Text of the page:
What we’re reading: Mekong megadrought, melting chocolate

A view of the Mekong river basin from Laos.

A view of the Mekong River basin from Laos, one of the six countries supported by it. (© jmbaud74/Flickr Creative Commons)

Editor’s note: News about conservation and the environment is made every day, but some of it can fly under the radar. In this occasional series, Human Nature shares three recent stories of interest in our world.

1. Mekong megadrought erodes food security

The story: The worst drought ever recorded in Vietnam is parching lands and threatening the possibility of a food crisis in parts of Southeast Asia, Science magazine reported. A U.N. report released in March notes that the Mekong River is at its lowest levels since records began nearly a century ago.

Experts point to the El Niño weather phenomenon as a major cause of the drought, abetted by a proliferation of dams upstream that have further constricted the flow of the river.

The Mekong River basin — spanning six countries and nearly twice the size of California — directly supports the livelihoods of more than 60 million people. It has been called both the “fish basket” and “rice bowl” of Southeast Asia, the river’s waters providing an estimated 80% of the protein consumed in the region.

Looking ahead: Researchers were to brief Vietnamese officials on the potential effects of the drought — a potential glimpse of the country’s agricultural future amid a changing climate.

Read more here.

2. Chocolate meltdown: Feeling the heat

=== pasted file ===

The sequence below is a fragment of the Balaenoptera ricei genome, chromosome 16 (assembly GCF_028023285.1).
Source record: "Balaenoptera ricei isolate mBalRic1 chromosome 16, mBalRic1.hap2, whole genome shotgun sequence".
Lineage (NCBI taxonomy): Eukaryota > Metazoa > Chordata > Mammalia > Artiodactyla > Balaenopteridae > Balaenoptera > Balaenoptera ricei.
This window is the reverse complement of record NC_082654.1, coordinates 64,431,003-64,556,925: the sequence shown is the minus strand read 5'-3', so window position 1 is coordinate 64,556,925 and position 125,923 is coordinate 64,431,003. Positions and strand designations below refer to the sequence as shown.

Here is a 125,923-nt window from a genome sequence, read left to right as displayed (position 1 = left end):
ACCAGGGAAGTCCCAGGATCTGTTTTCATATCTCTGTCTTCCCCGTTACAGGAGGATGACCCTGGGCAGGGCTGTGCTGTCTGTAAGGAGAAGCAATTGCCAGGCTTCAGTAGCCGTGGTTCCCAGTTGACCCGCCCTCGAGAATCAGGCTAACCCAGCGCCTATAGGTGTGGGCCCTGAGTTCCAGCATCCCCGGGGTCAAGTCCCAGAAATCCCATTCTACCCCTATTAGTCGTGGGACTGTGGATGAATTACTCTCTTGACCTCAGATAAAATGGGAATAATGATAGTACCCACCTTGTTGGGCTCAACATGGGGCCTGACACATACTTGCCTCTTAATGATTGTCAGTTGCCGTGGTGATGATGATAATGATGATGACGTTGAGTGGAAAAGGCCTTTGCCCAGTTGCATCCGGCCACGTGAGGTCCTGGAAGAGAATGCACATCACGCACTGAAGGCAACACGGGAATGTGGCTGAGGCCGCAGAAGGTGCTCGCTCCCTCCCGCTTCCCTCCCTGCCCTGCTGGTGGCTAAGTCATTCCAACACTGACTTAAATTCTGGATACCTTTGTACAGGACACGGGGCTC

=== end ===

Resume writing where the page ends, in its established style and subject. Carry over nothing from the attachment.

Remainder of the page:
The story: First wine. Then coffee. Now, add chocolate to the list of potential agricultural casualties of climate change: Rising average temperatures in West Africa — the source of most of the world’s cocoa — could upend this notoriously drought-sensitive crop.

This, in turn, is bad news for the region’s forests: A new study from researchers at the International Center for Tropical Agriculture and elsewhere forecasts that cocoa production will migrate outside its current growing zone, leading to deforestation in Liberia, Cameroon and the Congo River basin.

Looking ahead: Adapting to this new reality without risking forests, the authors write, will require a shift in farming techniques, incentives to increase production in places where cocoa still thrives and policies to ensure that new cocoa is grown on land that is already deforested.

Read more here.

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3. The difficult birth of Brazil’s first ‘green municipality’

The story: It was 2007, and Paragominas, a municipality in northern Brazil, had a problem: It had the second-highest rate of deforestation in the country, and the government was cracking down, cutting off access to credit and sending in armed soldiers to expel illegal loggers and shut down sawmills.

What followed was a bold experiment that has seen Paragominas slash its deforestation rate as part of a broader effort by Brazil to protect its forests at the local level — with the aim of attracting businesses looking to sustainably source their raw materials.

In this special report, Ecosystem Marketplace chronicles the development of the initiative starting in its darkest hour, when riots in Paragominas risked derailing the entire country’s new efforts to protect its forests.

Read more here.

Bruno Vander Velde is Conservation International’s editorial director.

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